Muscular strength is needed as we age, and the loss of muscular strength has effects on the ability to walk, climb stairs, transfer, push or pull, and even help transfer loved ones. Research demonstrates that strengthening exercises are safe and effective for women and men of all ages, even those who are not in perfect health. There is significant evidence that individuals with health concerns such as heart disease or arthritis may benefit the most from an exercise program that includes lifting weights a few times each week.

Strength training, particularly in conjunction with regular aerobic exercise, also can have a profound impact on a person’s mental and emotional health. Signs that it may be time to challenge a patient/client’s strength may include burning of quads when climbing stairs, poor ability to hold a son/daughter (or grandchild) for a sustained period of time, the inability to hold the arms up when in the garden, or even difficulty carrying grocery bags into the house. In general, we encourage changes in frequency, intensity, time, and type of exercise (FITT factor) for achievements in muscular strength or muscular endurance.

Evidence-based gains in strength training include:

• Improved bone density

• Slowing of the aging process and osteoarthritis

• Development of strong bones in early years, crucial foundations that affect bone health in later years

• Increased overall perceived function and performance

• Decreased rate of injury for muscle strains and tears

• Decreased fall and fracture rates

The good news is that there are a lot of options, since strength training can be done at home or in the gym. Common choices, advantages, and disadvantages include:

• Closed chain activities are a push (or pull) of the body safely through its own body weight, including push-ups, pull-ups, abdominal crunches, and leg squats. Safe if done correctly, exercises utilizing body weight are simple and cost efficient, require no additional space, and are quantitative with repetitions, but may need added equipment as you progress. Alternatively, it can become uncomfortable to start, since individuals rarely push their body through motion against their body weight on a regular basis (such as a push-up or wall slide).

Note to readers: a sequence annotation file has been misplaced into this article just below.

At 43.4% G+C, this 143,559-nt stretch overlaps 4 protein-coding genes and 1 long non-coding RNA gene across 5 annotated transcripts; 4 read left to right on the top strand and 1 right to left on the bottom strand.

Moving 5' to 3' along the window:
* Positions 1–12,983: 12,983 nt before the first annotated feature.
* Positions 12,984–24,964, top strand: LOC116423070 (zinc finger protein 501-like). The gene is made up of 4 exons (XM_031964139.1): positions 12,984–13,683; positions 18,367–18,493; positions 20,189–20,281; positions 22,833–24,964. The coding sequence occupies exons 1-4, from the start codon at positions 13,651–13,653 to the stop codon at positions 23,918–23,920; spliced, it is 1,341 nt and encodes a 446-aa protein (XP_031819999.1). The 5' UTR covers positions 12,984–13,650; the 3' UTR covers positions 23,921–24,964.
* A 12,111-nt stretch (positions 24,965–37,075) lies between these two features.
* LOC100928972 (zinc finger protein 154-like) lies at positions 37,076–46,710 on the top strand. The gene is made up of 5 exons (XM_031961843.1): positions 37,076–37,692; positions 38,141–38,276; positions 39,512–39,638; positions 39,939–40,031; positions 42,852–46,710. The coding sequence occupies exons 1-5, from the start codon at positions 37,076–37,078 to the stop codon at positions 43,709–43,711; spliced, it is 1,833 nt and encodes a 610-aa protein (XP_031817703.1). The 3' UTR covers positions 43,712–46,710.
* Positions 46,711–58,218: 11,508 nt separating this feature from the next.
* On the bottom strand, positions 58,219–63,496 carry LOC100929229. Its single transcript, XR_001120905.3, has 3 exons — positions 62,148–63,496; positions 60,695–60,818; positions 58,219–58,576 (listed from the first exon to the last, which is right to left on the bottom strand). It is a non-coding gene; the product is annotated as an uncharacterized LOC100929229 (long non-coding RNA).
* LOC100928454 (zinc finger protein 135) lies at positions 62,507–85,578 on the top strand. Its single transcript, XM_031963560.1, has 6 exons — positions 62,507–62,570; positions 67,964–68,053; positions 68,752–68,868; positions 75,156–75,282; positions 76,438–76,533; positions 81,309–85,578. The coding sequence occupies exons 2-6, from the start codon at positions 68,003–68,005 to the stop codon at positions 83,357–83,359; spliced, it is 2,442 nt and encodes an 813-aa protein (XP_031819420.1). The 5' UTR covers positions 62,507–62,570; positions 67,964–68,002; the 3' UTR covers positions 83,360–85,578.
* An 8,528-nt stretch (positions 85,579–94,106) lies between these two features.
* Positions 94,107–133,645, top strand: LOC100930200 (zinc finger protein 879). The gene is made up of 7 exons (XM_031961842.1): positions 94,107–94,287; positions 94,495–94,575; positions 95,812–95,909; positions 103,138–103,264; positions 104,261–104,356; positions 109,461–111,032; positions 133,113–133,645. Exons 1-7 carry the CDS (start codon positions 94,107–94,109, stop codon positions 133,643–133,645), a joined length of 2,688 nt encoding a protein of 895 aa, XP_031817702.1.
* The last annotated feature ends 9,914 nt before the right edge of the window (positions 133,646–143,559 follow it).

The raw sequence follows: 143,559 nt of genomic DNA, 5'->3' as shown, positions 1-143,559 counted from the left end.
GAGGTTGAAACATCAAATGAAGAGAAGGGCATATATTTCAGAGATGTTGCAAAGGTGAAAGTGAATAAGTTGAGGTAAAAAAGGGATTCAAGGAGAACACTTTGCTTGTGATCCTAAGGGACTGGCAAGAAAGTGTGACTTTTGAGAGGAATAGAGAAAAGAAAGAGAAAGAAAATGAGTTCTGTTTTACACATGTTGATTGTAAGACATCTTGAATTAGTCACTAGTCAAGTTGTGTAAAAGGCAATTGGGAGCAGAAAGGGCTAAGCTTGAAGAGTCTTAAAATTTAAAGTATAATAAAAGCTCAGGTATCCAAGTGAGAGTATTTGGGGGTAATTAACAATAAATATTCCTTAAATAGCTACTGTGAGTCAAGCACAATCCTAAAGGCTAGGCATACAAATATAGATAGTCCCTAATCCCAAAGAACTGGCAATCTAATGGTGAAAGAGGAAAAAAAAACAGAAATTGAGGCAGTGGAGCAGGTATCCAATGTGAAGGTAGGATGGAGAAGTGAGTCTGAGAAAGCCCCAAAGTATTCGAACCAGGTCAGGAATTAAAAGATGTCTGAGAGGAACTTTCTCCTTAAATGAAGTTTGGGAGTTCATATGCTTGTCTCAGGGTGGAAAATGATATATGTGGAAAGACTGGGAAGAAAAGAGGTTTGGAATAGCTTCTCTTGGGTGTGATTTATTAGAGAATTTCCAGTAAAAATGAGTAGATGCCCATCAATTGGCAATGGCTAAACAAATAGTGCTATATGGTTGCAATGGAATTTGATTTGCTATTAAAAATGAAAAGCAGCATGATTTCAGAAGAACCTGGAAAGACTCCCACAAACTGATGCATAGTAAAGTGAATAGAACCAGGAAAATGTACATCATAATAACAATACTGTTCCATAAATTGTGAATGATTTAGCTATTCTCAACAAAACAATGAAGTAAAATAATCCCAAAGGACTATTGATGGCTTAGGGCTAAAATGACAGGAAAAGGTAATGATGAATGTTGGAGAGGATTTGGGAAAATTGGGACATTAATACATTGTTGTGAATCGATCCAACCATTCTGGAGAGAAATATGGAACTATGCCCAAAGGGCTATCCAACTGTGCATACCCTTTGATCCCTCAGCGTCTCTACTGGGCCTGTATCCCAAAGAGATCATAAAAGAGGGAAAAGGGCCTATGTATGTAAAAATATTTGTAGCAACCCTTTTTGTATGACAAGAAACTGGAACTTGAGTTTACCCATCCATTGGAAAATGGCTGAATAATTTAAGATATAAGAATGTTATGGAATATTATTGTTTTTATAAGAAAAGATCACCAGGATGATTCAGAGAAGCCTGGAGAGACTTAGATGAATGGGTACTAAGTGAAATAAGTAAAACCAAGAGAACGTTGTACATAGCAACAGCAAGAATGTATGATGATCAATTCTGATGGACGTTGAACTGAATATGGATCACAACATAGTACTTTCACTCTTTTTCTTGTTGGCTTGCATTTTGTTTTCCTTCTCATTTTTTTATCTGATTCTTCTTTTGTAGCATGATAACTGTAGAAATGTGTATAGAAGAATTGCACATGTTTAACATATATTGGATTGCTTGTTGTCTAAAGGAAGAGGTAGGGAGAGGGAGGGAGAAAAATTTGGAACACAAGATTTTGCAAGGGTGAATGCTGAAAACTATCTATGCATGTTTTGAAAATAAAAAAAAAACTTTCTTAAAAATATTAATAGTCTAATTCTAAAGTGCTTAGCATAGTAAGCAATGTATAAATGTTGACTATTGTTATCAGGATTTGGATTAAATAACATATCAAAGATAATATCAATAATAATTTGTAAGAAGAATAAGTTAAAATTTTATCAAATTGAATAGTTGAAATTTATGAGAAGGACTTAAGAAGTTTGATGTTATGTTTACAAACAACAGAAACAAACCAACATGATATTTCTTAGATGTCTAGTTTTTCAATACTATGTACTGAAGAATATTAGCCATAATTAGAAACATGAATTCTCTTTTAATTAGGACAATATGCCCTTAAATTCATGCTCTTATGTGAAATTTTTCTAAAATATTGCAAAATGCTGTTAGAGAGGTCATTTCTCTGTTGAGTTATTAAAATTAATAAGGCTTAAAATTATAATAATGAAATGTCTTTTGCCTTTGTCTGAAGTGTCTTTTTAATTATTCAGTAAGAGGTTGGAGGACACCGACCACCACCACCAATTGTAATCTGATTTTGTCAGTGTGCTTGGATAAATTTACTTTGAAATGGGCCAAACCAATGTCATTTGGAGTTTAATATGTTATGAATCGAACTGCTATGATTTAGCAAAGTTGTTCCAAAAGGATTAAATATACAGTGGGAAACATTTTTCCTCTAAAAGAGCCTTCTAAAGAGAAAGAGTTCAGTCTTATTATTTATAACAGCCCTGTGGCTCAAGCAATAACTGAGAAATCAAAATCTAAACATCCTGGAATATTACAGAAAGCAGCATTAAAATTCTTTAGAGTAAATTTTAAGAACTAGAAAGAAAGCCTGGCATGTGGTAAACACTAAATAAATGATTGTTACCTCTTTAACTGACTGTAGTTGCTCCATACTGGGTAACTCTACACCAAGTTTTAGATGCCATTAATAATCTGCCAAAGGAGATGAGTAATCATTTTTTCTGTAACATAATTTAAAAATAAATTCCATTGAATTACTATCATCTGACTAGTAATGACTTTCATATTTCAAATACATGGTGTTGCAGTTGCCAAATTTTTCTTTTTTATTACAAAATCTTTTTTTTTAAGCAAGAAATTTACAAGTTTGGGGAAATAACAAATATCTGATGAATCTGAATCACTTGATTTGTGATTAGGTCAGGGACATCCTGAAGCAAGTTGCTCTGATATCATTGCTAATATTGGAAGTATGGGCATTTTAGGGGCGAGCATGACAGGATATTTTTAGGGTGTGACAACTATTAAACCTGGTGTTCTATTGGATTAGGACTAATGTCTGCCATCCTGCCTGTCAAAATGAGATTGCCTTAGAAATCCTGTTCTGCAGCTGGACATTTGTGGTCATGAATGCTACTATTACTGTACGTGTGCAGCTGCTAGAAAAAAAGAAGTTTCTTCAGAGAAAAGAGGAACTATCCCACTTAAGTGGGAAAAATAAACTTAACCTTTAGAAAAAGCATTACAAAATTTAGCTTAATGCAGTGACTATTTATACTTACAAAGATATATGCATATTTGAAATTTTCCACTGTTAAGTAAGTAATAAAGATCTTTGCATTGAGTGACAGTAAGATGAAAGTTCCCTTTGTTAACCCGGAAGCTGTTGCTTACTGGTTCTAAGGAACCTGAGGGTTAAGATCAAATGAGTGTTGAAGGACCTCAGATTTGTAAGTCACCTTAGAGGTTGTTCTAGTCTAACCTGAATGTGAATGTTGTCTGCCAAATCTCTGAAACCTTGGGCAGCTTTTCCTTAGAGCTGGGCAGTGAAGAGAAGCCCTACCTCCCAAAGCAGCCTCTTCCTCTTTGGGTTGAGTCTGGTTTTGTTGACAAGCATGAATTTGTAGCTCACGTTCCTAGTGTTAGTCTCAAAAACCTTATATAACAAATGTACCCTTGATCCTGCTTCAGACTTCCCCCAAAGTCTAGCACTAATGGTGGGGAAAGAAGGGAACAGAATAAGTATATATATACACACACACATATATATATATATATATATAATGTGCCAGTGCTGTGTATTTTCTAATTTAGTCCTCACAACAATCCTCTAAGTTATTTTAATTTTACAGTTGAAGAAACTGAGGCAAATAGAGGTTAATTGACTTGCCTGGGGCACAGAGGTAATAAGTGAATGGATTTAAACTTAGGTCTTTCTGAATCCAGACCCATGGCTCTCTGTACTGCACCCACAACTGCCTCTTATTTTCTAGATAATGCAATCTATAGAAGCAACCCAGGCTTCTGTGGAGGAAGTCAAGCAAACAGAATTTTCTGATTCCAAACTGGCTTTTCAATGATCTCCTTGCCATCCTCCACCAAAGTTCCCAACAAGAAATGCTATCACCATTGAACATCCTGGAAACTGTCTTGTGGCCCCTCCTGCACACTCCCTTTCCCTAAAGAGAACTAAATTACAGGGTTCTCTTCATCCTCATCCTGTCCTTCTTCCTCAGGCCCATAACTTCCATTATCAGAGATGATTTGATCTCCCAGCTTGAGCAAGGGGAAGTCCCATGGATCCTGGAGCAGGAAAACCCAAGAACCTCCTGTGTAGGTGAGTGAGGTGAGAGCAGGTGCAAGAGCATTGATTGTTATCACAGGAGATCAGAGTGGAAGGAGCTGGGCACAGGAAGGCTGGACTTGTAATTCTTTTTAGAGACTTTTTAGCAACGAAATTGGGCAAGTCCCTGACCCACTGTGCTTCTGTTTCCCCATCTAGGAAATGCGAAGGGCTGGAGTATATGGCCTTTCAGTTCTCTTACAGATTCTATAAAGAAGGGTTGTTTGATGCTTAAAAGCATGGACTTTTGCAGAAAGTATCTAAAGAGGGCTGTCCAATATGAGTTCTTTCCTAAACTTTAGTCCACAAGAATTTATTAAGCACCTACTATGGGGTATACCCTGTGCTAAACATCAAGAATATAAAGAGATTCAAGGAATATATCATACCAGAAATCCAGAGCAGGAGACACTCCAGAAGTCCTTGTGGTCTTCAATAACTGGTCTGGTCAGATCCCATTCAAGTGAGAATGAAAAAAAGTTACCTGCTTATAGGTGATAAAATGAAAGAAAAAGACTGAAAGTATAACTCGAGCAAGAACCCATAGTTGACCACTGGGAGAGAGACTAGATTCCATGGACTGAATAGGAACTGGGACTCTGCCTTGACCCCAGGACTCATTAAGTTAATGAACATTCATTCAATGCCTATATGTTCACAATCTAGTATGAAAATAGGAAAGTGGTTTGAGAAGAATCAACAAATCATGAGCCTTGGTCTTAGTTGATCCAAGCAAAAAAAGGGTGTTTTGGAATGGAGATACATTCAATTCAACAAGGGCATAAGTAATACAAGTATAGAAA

• Bands and tubing are inexpensive, found in most physical therapy clinics and retail sport stores, and provide the overload needed for strength gains. One of the simplest and most cost-efficient home products, bands and tubing offer resistance assistance, through the full range of motions, and increase resistance at end ranges where individuals sometimes are most weak. They are ideal for travel, and most physical therapy clinics sell resistive bands or similar products.

• Barbells, dumbbells, kettle balls, and a variety of free weights are found in most gyms, but are not very cost efficient with progressive gains. Furthermore, additional purchases are required sometimes to add more weight. Kettle balls differ from traditional balanced barbells in that they recruit more muscle activity with off center weight, and kettle ball programs are designed for full body functional strengthening (versus isolated weight training). A great motivator, kettle ball training offers a different perspective on weight training when traditional weight training becomes routine.

• Weight machines come in a variety of brands, each with actions that are designed to separate them from their competitors. Often at PTW, we recommend biangular units or other products that work multiplane activity, requiring the user to stabilize through correct motion. Traditional single plane units offer advantages of same motion resistance, permitting safe motions.